Two is “Snake-eyes,” and four is “Little Joe.” Five is either “Fever” or “Phoebe,” and an eight is an “Eighter from Decatur.” A nine is “Nina from Palestina,” at least in some circles where the boys kneel and not precisely in devotion. A ten is “Big Dick from Dixie,” and a twelve is “Boxcars,” but three is just plain “Craps.”

18 July 1949, Dallas Morning News, section I, pg. 1:
Town Council Will Discuss
Approval of Famous Phrase
By FRANK X. TOLBERT
(...)
Cliff D. Cates, author of “The Pioneer History of Wise County,” supplied the historical background on how Decatur became famed among dicemen.

“Long years ago there was a Negro girl in Decatur named Ada,” said Cates. “She was a favorite of Negro cowboys at the Waggoner Ranch and other dark-skinned citizens of the county. These boys, started yelling, ‘Ada from Decatur, County Seat of Wise’ when they were trying to roll an eight.”

White-folks gamblers misunderstood and changed the phrase to “eighter” instead of “ada,” said Cates.

The Eighter from Decatur” cry was a local thing up until World War I.

Texas crapshooters in the army and navy spread the exlcamation all over the globe.

By 1918 “Eighter from Decatur, county seat of Wise” was being yelled in every accent from Afghanistan to Russian.

18 May 1955, Dallas Morning News, “Tolbert’s Texas” by Frank X. Tolbert, part 3, pg. 1:
The legend is that Negro cowboys on the Dan Waggoner ranch many years ago in honor of a popular Negro girl named Ada. They’d yell it: “Ada from Decatur, etc.” During World War I it was changed from Ada to Eighter and the cry spread throughout the world.

6 March 1956, Dallas Morning News, “Lady Curious About Crapshooters Cry” by Frank X. Tolbert, part 3, pg. 1:
And from Decatur Mayor Syl Hardwick, via Historian Cliff Cates, I have one story of how Decatur became a byword for crapshooters.

“Long ago, there was a good looking Negro girl named Ada,” said Cates. “Her last name has been forgotten. She was quite a belle among the Negro cowboys, who always called her Ada from Decatur.”

Ada was courted by a giant Negro, named Solomon, who worked on the Waggoner Ranch. Solomon couldn’t spell and he associated his girl friend’s name with the figure eight.

ONE NIGHT IN the 1890’s, Solomo was shooting craps in the bunkhouse. He was trying to roll eight and he yelled: “Eighter from Decatur, the county seat of Wise!” He got an eight.

That started a cry that was to be heard around the world. During World War I, Texas crapshooters made “Eighter from Decatur” known all over Europe. (...) DECATUR HAS had the Eighter signs less than 20 years. (...) As for Ada from Decatur, the belle of the Negro cowboys, no one knows what became of her.

One elderly Wise County Negro says:

Ada went to Fo’ts Wuth in 1910, and that’s the last we hear.”

19 May 1962, Dallas Morning News, “Religious Leaders Fight ‘Dice Signs’” by Frank X. Tolbert, section 4, pg. 1:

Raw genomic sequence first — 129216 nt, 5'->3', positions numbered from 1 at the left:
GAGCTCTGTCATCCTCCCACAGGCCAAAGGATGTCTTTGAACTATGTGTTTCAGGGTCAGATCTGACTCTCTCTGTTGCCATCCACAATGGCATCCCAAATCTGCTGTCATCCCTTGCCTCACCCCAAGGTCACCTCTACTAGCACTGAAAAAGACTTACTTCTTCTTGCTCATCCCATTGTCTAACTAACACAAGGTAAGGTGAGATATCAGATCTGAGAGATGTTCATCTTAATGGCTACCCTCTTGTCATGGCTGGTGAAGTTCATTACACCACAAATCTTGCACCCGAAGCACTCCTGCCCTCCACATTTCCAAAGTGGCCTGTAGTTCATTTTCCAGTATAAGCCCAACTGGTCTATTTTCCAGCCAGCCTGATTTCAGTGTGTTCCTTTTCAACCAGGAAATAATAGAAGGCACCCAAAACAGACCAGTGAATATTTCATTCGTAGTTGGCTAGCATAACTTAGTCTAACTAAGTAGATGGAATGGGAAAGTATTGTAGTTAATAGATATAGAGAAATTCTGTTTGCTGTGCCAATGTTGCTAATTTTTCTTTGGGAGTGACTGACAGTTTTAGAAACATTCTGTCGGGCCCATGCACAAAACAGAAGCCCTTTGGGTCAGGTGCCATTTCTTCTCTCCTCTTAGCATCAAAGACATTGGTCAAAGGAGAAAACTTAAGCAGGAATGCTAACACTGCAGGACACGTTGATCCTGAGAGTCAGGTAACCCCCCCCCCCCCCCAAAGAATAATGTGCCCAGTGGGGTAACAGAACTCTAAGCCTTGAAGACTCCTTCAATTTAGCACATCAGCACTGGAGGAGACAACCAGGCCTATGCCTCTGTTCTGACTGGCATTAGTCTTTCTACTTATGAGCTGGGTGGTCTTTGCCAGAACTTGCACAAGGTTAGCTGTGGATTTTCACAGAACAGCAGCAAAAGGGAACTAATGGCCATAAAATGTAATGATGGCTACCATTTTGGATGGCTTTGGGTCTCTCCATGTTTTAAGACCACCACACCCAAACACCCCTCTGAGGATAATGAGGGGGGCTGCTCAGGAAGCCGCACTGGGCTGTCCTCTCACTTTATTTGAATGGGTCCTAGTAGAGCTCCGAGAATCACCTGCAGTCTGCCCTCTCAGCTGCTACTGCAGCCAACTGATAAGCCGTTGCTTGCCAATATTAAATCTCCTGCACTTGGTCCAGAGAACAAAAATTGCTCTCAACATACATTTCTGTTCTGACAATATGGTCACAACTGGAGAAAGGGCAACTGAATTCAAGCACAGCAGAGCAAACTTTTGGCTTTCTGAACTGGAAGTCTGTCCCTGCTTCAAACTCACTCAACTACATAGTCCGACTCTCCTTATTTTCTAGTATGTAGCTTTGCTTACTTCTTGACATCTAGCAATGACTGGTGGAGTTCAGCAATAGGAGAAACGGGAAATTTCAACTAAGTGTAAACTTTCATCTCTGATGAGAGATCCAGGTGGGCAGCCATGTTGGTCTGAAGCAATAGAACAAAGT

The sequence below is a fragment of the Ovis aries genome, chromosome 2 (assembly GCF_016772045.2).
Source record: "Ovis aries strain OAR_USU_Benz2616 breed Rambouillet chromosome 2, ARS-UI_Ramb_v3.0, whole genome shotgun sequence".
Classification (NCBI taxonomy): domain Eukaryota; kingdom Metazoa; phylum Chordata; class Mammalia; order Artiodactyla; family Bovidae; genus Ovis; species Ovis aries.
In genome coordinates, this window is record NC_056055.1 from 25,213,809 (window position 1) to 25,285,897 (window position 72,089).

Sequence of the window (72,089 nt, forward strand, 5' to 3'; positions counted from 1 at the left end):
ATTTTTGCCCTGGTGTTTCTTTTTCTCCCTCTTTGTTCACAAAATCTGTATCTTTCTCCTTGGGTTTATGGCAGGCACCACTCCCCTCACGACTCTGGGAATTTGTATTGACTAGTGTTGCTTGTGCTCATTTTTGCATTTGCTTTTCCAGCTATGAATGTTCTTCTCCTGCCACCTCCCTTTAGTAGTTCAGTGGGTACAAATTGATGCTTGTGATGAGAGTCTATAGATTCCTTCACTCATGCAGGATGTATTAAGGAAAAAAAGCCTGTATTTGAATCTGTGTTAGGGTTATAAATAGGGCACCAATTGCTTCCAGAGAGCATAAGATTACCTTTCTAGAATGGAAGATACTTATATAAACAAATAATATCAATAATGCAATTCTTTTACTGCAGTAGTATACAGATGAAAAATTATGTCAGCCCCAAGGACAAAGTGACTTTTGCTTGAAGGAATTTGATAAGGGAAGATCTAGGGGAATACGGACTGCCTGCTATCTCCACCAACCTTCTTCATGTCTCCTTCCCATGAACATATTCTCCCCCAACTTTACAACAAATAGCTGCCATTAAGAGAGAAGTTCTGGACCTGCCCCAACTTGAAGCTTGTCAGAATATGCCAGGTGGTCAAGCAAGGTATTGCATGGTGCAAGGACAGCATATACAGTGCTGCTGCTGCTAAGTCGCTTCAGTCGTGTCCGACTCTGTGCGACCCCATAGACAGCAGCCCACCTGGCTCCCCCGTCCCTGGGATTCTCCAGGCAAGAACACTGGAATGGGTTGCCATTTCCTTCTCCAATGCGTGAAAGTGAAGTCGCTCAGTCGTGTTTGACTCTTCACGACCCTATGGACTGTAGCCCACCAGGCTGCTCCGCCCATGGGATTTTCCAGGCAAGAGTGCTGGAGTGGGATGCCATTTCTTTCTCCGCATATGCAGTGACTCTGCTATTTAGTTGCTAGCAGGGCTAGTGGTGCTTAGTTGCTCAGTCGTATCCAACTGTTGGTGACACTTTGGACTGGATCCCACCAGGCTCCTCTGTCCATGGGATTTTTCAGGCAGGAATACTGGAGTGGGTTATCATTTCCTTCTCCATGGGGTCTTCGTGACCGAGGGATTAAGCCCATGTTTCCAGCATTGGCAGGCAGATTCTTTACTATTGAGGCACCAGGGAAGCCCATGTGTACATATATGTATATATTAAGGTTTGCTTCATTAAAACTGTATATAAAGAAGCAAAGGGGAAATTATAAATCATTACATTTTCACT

“HERE AT DECATUR Baptist College, we are praying and working with every fiber of our beings that the town of Decatur may some day be rid of those terrible, crap shooting signs,” said Dr. Otis Strickland, president of Decatur Baptist College.

The college president was referring to signs on the highway approaches to the capital of Wise County which have pictures of pairs of dice making the point of eight. These also proclaim: “This is the Home of the Famous Eighter from Decatur, the County Seat of Wise!”

These signs were first put up years ago by a Decatur civic club in acknowledgment of the fact that dice players all over the world, while trying to roll an eight, often chant: “Eighter from Decatur, the County Seat of Wise.”
(...)
DR. STRICKLAND TOLD a version of how the “Eighter from Decatur” cry started that I’d never heard before: “Two fellows were shooting dice in a box car in Fort Worth, and one of the gamesters was about to try and throw for the point of eight. At this juncture, they heard a woman singing. One gambler said: ‘Who is that singing?’ The other, the one with the dice, replied: ‘Oh, that’s just Old Ada from Decatur.’ While he was saying this he rolled his point.”

The late Calvin Dodson, a wealthy one-time mayor of Decatur, told another story. he said that the cry was first started by a Negro range cook for the Waggoner Ranch, which then had its palatial headquarters right in the town of Decatur.

The range cook was (1) very fond of shooting dice, and (2) had a girl friend named Ada. And the cowboy chef was frequently successful in making the point of eight while crying out: “Ada from Decatur.” Ada was later corrupted to “Eighter.” According to Mr. Dodson, Texas crapshooters in the army during World War I caused the chant to become popular all over the world.

Posted by Barry Popik
Texas (Lone Star State Dictionary) • (3) Comments • Monday, August 27, 2007 • Permalink


I don’t think anyone named Ada enters into it. The word “cater” represents the four in dice. While I have no proof of this supposition, I cannot help but believe that the first dice player who shouted “Eighter from Decatur” was looking for a “hard eight”—or a pair of fours.

Posted by Christopher Kendall  on  06/08  at  12:47 PM

The late Justice William (Bill) Hughes, a long time District Judge in Decatur and lifelong resident of Wise County, told me back in the early 1980s that the phrase was coined by a group of young African-American boys who used to shoot dice in various alleys in Fort Worth. He told me that someone from Decatur overheard this slang around the turn of the last century and thought that it was a good public relations gimmick, and that people from Decatur started spreading the phrase around wherever they traveled. At one point, Bob Wills and possibly others recorded a song of the same name.

Posted by Jeff  on  11/24  at  07:49 PM

the box cars which is good point

Posted by Elizabeth  on  06/14  at  11:25 PM